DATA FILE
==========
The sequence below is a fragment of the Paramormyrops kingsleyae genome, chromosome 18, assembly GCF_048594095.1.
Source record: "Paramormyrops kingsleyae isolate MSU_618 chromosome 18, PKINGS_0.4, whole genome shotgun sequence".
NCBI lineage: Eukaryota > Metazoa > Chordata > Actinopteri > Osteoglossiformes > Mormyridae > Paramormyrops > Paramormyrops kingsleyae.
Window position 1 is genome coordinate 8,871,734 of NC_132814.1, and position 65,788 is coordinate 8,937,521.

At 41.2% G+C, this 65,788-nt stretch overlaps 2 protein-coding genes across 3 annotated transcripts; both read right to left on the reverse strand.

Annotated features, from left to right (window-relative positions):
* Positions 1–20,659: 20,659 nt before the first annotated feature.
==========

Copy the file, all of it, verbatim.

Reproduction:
The sequence below is a fragment of the Paramormyrops kingsleyae genome, chromosome 18, assembly GCF_048594095.1.
Source record: "Paramormyrops kingsleyae isolate MSU_618 chromosome 18, PKINGS_0.4, whole genome shotgun sequence".
NCBI lineage: Eukaryota > Metazoa > Chordata > Actinopteri > Osteoglossiformes > Mormyridae > Paramormyrops > Paramormyrops kingsleyae.
Window position 1 is genome coordinate 8,871,734 of NC_132814.1, and position 65,788 is coordinate 8,937,521.

At 41.2% G+C, this 65,788-nt stretch overlaps 2 protein-coding genes across 3 annotated transcripts; both read right to left on the reverse strand.

Annotated features, from left to right (window-relative positions):
* Positions 1–20,659: 20,659 nt before the first annotated feature.